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Life’s greatest illusion

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Thinking. Photo: Talent Talks

During a conversation with friends about how they wish they had never made certain mistakes, and thus, had the perfect life, I got thinking.

‘Can you really live life in absolute perfection?’ I asked myself. Of course not, even celebrities who are worshipped have mistakes and trials of their own.

It’s life’s greatest illusion that mistakes in general make a person worthless and live a life less than beautiful.

In the words of John W. Gardner, ‘Life is the art of drawing without an eraser’.

I know for a fact that drawings are masterpieces in themselves. Maybe, it all just depends on our perception of it.

I do remember sharing the mentality of my friends. Growing up with a very meticulous person for a mother, she ensured everything was done with pure perfection.

The way she laid the bed in the morning made me feel as though if I didn’t carry out that action in that exact way, my whole day would be in ruins.

Every detail mattered to her. For as long as I can remember, her greatest policy was ‘anything worth doing at all, is worth doing well.’

Thus, I made it an unfailing duty to have the perfect diction, be polite in every way, display the proper eating and walking etiquette.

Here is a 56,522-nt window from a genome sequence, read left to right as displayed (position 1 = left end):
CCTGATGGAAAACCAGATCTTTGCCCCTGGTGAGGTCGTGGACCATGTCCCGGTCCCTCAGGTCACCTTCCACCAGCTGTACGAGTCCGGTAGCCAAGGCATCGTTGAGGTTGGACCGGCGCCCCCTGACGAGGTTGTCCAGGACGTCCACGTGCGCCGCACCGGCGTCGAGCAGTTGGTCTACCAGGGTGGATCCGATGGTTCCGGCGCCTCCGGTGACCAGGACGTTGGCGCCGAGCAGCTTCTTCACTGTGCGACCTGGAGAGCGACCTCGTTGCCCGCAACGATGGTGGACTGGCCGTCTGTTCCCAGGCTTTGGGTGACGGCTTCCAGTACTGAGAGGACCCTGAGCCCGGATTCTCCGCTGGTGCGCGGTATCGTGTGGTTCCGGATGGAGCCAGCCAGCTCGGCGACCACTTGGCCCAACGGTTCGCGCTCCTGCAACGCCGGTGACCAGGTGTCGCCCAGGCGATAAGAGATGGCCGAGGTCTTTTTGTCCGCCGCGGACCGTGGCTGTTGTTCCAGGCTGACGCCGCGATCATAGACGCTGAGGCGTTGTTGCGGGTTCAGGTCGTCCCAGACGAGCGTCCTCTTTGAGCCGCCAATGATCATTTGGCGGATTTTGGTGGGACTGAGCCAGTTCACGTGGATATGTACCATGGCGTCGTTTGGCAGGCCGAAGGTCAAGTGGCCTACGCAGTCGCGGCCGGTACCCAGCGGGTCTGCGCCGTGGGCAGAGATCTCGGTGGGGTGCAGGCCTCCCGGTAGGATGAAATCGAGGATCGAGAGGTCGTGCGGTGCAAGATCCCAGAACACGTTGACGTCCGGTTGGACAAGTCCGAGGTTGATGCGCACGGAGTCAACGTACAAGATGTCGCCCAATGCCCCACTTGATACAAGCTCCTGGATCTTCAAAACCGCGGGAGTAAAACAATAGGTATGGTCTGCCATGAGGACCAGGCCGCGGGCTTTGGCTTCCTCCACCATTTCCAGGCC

Honestly, there were countless times during which I was frustrated to say the least but what kept me going was my ‘amazing’ mentality of not making mistakes. To me, these perfections I had imbibed gave me an assurance of a paved way in life.

With age has come a stronger perception of perfection. More often than not, I found myself looking down on people who didn’t seem to want to be as apt as I was.

I felt as though, they were headed the south direction of life. Little did I know I was the one at fault for having these thoughts.

Fortunately for me, my mentality, actually my life, took a 360-degree turn. I had just recently got my academic report for the session, and to say I performed woefully is an understatement.

It was as though my life flashed before my eyes because my parents and I were banking on this result to get me admitted into the university of my dreams. At the time, in all my 15 years of life, I had never seen my mum so disappointed.

There was a switch within me, and I felt myself drowning in my fault. So, I gave up on being perfect at everything. I became like the people I once looked down upon.

However, a while after, I stumbled upon a Youtube video on the life of Oprah Winfrey; how her past mistakes does not reflect who she is today.

Prior to me watching this, I would never have thought that someone who has her life so well together would have had a less than perfect childhood. But it truly was an eye opener; it was the light in the midst of my darkness.

I began to open up my heart to a different way of life and till today, it’s one of my best decisions ever.

Simply because, you’ve done something wrong, you don’t want to accept it and thus, you bury yourself? But why are you crying over spilt milk?

It’s not that your tears will turn the hand of the clock back in time, nor will it gather the milk back into the bottle. What’s done is done.